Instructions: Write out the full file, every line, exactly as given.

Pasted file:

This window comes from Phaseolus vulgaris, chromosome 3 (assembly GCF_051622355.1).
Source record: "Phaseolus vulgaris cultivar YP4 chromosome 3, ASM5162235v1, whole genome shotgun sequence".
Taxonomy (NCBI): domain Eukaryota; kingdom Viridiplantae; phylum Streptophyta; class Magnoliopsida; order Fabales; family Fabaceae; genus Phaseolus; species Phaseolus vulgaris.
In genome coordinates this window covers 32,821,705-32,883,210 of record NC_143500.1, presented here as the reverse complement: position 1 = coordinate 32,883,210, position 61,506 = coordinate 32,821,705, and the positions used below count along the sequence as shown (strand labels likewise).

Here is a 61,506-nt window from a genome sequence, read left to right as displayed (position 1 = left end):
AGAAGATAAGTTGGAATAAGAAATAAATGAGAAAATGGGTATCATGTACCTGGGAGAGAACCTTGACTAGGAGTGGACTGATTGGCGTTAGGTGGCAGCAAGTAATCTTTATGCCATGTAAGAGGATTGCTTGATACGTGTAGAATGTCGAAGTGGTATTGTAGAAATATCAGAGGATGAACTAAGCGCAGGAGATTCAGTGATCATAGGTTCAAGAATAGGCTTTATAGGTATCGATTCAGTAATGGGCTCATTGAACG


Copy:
This window comes from Phaseolus vulgaris, chromosome 3 (assembly GCF_051622355.1).
Source record: "Phaseolus vulgaris cultivar YP4 chromosome 3, ASM5162235v1, whole genome shotgun sequence".
Taxonomy (NCBI): domain Eukaryota; kingdom Viridiplantae; phylum Streptophyta; class Magnoliopsida; order Fabales; family Fabaceae; genus Phaseolus; species Phaseolus vulgaris.
In genome coordinates this window covers 32,821,705-32,883,210 of record NC_143500.1, presented here as the reverse complement: position 1 = coordinate 32,883,210, position 61,506 = coordinate 32,821,705, and the positions used below count along the sequence as shown (strand labels likewise).

Here is a 61,506-nt window from a genome sequence, read left to right as displayed (position 1 = left end):
AGAAGATAAGTTGGAATAAGAAATAAATGAGAAAATGGGTATCATGTACCTGGGAGAGAACCTTGACTAGGAGTGGACTGATTGGCGTTAGGTGGCAGCAAGTAATCTTTATGCCATGTAAGAGGATTGCTTGATACGTGTAGAATGTCGAAGTGGTATTGTAGAAATATCAGAGGATGAACTAAGCGCAGGAGATTCAGTGATCATAGGTTCAAGAATAGGCTTTATAGGTATCGATTCAGTAATGGGCTCATTGAACG